Visiting Lake Aiyangiyang

|Visiting Lake Aiyangiyang
Aiyangiyang is an anomaly in the Turkana landscape. Dominated by sand dunes, thorny acacias and a relentless sun, Turkana receives so little rain that it is often classified as a desert. But for a few months each year Aiyangiyang becomes an oasis for the people and animals who live in this region.

During the spring rainy season, Aiyangiyang’s mud soils expand, trapping water from the surrounding dunes and holding a lake as much as six kilometers in width. Thousands of stone tools scattered across the landscape show that Aiyangiyang was an importance site of human activity during the Holocene, as long as 10,000 years ago.

Ongoing investigations of the lake and its artifacts are conducted by the Later Prehistory of West Turkana (LPWT) group based at Stony Brook University, of which our own Veronica Waweru has been an important part. Veronica, assisted by professor Craig Feibel and field hand Joseph Etabu, brought TBI students to experience this unique geological and archaeological site.

Aiyangiyang is an anomaly in the Turkana landscape. Dominated by sand dunes, thorny acacias and a relentless sun, Turkana receives so little rain that it is often classified as a desert. But for a few months each year Aiyangiyang becomes an oasis for the people and animals who live in this region.

During the spring rainy season, Aiyangiyang’s mud soils expand, trapping water from the surrounding dunes and holding a lake as much as six kilometers in width. Thousands of stone tools scattered across the landscape show that Aiyangiyang was an importance site of human activity during the Holocene, as long as 10,000 years ago.

Ongoing investigations of the lake and its artifacts are conducted by the Later Prehistory of West Turkana (LPWT) group based at Stony Brook University, of which our own Veronica Waweru has been an important part. Veronica, assisted by professor Craig Feibel and field hand Joseph Etabu, brought TBI students to experience this unique geological and archaeological site.


Clay soils of the Aiyangiyang lakebed have dried in the Turkana sun, contracting and cracking to form a pattern characteristic of clay soils. Lake Aiyangiyang holds water only a few months out of every year.

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Our lorry passes a camel on the way to Aiyangiyang. The Turkana people herd these animals as they are well adapted to the arid climate.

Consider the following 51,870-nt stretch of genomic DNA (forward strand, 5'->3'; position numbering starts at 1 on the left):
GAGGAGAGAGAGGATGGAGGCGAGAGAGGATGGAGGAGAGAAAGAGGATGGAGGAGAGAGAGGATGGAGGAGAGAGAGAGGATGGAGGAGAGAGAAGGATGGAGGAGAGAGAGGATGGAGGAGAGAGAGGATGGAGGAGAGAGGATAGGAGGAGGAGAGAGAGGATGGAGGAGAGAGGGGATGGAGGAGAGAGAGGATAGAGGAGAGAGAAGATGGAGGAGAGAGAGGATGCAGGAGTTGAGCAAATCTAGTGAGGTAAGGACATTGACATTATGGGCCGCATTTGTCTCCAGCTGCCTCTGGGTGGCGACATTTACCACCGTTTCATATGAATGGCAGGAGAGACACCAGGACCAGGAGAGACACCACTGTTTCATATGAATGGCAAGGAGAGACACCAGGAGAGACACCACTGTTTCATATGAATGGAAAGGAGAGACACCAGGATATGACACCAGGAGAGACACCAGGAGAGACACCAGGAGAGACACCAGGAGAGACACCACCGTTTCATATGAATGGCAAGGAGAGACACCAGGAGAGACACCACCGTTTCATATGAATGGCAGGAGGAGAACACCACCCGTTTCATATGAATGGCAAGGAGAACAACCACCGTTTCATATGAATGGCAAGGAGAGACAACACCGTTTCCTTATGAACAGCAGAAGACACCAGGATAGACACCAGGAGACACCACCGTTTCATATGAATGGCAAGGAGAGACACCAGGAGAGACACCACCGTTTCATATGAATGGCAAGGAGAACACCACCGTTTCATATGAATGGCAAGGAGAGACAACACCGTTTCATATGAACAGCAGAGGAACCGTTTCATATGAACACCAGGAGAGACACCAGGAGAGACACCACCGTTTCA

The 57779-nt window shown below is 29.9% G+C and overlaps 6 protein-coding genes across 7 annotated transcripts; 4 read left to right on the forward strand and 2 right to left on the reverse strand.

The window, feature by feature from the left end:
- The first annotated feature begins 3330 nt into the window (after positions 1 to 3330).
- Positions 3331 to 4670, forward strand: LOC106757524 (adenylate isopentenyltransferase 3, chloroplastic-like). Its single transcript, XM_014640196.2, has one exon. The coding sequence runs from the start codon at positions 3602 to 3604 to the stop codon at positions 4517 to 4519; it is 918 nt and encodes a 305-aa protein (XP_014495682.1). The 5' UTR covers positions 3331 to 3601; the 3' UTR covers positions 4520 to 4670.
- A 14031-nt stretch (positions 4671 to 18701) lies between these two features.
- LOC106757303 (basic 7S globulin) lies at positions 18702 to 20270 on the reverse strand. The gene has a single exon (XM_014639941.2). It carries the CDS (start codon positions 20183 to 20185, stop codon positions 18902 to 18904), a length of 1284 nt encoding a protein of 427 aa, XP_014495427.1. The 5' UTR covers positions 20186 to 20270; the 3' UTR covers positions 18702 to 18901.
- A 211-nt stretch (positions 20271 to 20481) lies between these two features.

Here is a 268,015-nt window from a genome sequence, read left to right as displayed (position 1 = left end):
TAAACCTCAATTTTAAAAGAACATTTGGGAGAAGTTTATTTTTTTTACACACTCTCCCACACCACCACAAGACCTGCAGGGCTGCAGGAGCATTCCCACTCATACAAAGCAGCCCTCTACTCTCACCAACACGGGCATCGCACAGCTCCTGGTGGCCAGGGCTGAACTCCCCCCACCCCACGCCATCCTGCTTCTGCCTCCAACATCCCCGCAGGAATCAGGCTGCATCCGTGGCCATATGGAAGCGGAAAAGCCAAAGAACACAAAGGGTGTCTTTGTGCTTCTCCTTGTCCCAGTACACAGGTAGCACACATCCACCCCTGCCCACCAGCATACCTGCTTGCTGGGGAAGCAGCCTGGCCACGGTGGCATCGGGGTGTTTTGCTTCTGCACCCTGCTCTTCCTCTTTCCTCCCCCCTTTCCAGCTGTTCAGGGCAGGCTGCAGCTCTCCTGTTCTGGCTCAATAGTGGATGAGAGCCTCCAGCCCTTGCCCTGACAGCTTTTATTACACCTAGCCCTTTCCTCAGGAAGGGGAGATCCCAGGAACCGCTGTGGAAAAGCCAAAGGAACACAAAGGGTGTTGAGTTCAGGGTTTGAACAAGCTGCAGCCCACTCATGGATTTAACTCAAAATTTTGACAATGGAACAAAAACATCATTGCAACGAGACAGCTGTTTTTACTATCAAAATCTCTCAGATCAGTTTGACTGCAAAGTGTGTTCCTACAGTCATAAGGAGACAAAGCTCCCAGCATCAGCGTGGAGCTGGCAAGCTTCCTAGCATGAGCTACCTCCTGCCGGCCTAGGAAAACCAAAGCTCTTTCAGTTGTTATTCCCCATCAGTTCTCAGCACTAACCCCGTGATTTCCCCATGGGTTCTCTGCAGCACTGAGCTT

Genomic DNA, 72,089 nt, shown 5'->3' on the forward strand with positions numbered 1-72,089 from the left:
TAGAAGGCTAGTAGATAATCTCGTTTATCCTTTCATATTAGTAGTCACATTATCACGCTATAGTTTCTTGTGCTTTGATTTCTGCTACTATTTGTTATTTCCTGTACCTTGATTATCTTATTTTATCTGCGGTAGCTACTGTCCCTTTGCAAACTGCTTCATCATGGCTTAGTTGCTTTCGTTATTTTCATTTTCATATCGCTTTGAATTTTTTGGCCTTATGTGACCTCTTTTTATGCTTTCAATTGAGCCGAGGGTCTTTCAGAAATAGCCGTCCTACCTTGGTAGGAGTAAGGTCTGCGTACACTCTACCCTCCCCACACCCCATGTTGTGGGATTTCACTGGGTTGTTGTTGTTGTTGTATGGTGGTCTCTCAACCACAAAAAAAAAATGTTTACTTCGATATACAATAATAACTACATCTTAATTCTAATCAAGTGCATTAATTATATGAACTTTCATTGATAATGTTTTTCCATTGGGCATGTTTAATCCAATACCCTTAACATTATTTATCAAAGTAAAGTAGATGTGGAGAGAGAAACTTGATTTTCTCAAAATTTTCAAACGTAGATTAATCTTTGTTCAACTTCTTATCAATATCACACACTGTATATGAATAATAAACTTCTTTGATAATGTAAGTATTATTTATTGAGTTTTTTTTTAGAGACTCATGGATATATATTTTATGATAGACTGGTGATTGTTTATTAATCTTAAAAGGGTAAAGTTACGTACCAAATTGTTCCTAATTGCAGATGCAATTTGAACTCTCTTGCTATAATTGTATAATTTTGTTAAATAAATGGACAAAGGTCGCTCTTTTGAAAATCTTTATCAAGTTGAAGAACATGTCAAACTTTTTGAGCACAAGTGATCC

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John and Anacoli speak with Quan about what to expect when we arrive at the Lake.

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John looks on incredulously as Anacoli, finding reception in the desert, proceeds to call home. Cell reception in the desert is more ephemeral than water.

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Arriving at the lake, students begin to search for artifacts. Sonia and Kasha stoop to examine objects above the surface of the lake margin.

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Thousands of artifacts, used by peoples who likely frequented the lake in the past 10,000 years, can be found in the lakebed itself, at its margins, or in the dunes beyond.

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A basalt found on the surface of the clay has been worked by early peoples and left behind.

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When these clays absorb water they may expand in volume by as much as 100 times; similarly, when dry, they shrink and crack, leaving a characteristic pattern of polygons at their surface. In the distance, a heard of goats crosses the lake, moving in the direction of a TBI student in the upper left corner.

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Wind has eroded the sandy margin of the lake, where a scapula fradment may be seen within the crossbeds.

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Coming home a duststorm kicks up across the landscape, filling the air and enveloping Turkana huts in the distance.

 

 

 

 

 
By | 2017-01-04T18:05:36+00:00 January 24th, 2011|Field Schools|Comments Off on Visiting Lake Aiyangiyang

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